Living Long & Well in the 21st Century: Strategic Directions for Research on Aging
Partnerships Strengthen NIA Research Programs
The NIA research portfolio is broad based and includes research related to a variety of diseases and conditions relevant to the work of other NIH and outside organizations. This provides us with numerous opportunities to build synergy and leverage resources by partnering with other NIH Institutes and Centers (ICs), other government agencies, academic institutions, and professional and advocacy organizations.
We work closely with a number of other NIH ICs to co-fund research initiatives, support meetings and conferences, and develop educational materials. For example, we:
- Co-sponsor funding opportunity announcements across the full range of common programmatic themes.
- Collaborate with other NIH ICs on the NIH Roadmap for Medical Research initiatives such as the NIH Director’s New Innovator Award Program and an interdisciplinary program in the behavioral and social sciences.
- Partner with other NIH ICs on NIH Blueprint for Neuroscience Research initiatives.
- Co-sponsor the Osteoarthritis Initiative with the National Institute of Arthritis and Musculoskeletal and Skin Diseases.
- Partner with the National Institute of Mental Health and the National Institute of Neurological Disorders and Stroke on the Cognitive and Emotional Health Project.
- Support the Study of Women’s Health Across the Nation, a study of the menopausal transition, along with the NIH Office of Research on Women’s Health.
- Partner with the National Library of Medicine to develop and maintain the NIHSeniorHealth Web site.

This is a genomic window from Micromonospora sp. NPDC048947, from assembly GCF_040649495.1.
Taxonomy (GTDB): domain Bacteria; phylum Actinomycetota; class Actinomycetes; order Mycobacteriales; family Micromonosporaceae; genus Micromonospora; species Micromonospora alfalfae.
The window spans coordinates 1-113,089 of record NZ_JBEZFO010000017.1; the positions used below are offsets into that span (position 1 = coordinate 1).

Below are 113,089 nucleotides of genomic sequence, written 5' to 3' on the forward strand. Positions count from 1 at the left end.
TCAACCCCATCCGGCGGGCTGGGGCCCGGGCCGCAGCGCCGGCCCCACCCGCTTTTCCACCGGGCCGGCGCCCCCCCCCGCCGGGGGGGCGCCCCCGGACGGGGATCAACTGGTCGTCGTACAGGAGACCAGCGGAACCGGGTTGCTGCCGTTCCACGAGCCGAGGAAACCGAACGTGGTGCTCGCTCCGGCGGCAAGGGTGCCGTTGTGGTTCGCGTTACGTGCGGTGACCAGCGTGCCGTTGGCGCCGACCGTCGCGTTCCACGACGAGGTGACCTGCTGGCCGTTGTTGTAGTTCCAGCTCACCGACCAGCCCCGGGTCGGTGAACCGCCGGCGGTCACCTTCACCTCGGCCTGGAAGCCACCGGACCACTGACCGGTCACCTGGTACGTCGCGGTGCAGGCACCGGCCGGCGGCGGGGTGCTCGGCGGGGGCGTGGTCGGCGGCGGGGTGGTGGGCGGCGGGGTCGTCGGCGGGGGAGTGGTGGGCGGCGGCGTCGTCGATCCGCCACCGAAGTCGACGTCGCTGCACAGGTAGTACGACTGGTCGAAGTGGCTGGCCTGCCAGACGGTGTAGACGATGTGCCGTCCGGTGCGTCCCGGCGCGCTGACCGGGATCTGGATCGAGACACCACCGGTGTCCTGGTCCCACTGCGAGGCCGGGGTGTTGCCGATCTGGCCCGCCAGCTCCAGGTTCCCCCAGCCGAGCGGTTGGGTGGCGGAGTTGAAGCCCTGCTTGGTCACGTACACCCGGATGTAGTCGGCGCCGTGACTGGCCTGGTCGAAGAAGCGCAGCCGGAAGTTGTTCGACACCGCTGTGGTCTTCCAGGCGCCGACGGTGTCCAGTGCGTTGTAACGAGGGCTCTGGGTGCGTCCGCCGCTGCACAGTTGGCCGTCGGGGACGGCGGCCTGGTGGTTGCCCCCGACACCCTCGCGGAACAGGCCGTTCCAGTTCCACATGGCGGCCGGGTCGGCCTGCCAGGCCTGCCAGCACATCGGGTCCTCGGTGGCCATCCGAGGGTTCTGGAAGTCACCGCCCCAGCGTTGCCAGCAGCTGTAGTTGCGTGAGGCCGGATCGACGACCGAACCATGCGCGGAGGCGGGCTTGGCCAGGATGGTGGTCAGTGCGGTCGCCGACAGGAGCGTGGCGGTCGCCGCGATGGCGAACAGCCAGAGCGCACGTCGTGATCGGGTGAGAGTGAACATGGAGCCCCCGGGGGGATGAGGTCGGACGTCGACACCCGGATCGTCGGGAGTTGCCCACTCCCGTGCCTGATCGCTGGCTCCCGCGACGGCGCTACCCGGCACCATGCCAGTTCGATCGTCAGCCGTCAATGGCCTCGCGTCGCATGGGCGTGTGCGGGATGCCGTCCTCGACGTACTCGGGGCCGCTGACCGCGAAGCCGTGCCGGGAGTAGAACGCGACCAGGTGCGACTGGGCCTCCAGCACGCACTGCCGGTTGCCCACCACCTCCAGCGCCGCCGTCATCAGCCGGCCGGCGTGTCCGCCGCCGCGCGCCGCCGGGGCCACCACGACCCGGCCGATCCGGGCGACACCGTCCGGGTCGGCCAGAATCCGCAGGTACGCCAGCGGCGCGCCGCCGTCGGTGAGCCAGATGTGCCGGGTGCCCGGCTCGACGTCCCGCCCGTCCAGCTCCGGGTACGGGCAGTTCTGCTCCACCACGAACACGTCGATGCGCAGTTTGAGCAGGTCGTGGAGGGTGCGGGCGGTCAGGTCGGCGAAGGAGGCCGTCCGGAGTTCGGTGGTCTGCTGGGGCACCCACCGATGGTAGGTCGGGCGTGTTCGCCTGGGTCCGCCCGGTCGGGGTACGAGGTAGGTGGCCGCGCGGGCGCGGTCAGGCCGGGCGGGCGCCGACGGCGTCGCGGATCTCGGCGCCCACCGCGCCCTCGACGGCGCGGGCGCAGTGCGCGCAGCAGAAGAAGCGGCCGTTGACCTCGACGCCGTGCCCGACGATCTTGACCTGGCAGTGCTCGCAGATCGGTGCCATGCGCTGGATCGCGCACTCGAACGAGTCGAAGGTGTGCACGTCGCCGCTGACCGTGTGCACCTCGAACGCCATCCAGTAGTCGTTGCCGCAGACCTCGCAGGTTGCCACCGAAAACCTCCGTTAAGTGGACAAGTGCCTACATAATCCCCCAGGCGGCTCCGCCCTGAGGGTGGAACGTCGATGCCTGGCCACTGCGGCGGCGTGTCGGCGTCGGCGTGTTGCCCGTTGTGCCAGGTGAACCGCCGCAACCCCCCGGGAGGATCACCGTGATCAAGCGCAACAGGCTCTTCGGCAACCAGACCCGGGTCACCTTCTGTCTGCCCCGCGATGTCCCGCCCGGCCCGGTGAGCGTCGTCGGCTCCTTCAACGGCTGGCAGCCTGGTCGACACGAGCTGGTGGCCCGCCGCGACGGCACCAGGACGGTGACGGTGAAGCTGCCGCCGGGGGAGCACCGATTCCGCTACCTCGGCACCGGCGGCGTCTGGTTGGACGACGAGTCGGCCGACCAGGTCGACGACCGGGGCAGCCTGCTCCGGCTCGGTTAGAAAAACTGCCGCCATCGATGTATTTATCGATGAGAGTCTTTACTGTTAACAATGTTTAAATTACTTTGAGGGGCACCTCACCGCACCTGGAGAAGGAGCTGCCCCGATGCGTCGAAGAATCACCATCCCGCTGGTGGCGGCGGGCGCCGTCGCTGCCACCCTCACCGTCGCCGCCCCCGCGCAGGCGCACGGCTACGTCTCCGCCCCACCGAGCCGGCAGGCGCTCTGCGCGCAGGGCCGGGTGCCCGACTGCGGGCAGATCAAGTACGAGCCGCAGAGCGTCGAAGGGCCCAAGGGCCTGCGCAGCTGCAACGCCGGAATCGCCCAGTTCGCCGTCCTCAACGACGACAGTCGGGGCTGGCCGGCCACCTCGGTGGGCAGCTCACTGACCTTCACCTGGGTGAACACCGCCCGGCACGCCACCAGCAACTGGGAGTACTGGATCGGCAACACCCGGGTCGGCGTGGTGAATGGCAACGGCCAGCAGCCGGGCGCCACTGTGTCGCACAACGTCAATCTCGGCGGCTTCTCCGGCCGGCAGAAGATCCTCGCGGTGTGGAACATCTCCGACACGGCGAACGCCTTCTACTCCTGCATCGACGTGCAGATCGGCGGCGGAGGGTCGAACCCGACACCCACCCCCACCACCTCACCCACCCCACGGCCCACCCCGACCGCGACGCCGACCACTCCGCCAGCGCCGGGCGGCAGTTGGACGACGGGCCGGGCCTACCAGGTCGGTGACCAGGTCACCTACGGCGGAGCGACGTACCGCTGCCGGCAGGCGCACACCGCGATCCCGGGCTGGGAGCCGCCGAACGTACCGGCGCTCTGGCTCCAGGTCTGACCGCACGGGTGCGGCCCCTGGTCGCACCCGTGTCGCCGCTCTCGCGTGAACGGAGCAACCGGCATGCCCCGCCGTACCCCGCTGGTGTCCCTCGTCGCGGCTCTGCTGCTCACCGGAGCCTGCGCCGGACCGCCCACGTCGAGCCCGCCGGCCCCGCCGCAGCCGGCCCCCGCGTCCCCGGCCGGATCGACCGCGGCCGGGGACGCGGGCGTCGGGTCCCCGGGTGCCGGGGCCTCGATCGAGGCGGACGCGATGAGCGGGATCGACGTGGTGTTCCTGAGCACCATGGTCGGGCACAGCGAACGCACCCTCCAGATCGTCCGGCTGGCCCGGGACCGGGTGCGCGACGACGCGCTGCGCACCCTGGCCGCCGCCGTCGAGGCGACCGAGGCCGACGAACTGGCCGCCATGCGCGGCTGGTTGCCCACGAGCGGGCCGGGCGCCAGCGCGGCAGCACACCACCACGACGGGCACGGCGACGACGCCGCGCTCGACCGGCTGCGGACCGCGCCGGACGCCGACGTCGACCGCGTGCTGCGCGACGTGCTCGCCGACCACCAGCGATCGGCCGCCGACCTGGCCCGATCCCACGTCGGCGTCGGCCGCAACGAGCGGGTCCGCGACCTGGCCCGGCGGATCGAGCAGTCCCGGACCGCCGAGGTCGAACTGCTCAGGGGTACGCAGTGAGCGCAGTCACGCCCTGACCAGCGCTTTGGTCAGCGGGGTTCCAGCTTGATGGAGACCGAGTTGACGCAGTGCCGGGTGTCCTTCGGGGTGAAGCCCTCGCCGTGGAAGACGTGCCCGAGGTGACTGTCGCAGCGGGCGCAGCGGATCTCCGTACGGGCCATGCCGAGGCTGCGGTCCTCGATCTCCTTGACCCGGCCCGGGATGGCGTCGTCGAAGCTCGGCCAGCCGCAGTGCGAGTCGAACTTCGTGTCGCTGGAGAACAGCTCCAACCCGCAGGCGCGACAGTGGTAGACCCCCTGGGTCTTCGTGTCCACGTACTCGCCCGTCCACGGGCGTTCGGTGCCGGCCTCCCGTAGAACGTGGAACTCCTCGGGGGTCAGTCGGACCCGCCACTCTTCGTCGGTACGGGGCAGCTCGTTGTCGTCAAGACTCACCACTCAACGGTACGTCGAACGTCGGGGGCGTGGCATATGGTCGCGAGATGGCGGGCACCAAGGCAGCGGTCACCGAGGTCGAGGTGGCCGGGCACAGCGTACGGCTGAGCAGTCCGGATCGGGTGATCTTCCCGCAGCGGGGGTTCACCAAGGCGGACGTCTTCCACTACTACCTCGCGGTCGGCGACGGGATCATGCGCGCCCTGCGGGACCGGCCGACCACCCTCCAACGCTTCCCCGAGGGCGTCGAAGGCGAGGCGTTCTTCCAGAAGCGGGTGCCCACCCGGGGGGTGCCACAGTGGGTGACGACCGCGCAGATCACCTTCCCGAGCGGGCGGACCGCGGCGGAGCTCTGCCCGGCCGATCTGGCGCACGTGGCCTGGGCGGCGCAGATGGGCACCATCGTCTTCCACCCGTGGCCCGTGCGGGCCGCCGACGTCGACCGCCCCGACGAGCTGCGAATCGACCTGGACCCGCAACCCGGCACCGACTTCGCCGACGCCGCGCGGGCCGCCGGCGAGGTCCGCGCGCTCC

NIA also partners with other government agencies on several projects including:
- Interagency agreements with the Center for Medicare and Medicaid Services and the Social Security Administration for collection and sharing of data through longitudinal studies such as the Health and Retirement Study.
- Collaborations with the National Center for Health Statistics, the Census Bureau, and others to compile and disseminate statistical information about aging.
- Partnerships to support meetings and conferences such as an international summit on global aging co-sponsored with the Department of State.
NIA’s private-sector partners include:
- Nonprofit foundations and advocacy organizations. These include the Alliance for Aging Research, the Alzheimer’s Association, the Alzheimer’s Drug Discovery Foundation, the Alzheimer’s Foundation of America, the American Academy of Orthopaedic Surgeons, the American College of Sports Medicine, the American Federation for Aging Research, the American Geriatrics Society, the American Society of Hematology, the Federation of American Societies for Experimental Biology, the Foundation for the National Institutes of Health, the Friends of NIA, the Gerontological Society of America, the National Coalition for Osteoporosis and Related Bone Diseases, and the Population Association of America and Association of Population Centers.
- Pharmaceutical, biotech, and related private-sector companies. These partnerships make tissues and other specimens, microarrays, rodent models, and other research resources available to investigators and support major initiatives such as the Alzheimer’s Disease Neuroimaging Initiative, a joint effort involving NIA, the National Institute of Biomedical Imaging and Bioengineering, non-profit groups, and a number of pharmaceutical and biotech companies.
NIA also works closely with collaborators outside the United States to support studies to better understand the aging experience on a global level. For example, in the ongoing SardiNIA study, Italian and NIA intramural investigators have a unique opportunity to identify genetic and other risk factors for aging-associated conditions in a very stable population on the secluded island of Sardinia in the Mediterranean. NIA also co-funds more than two dozen cross-national, aging-related datasets and single-country studies of aging with partners like the World Health Organization.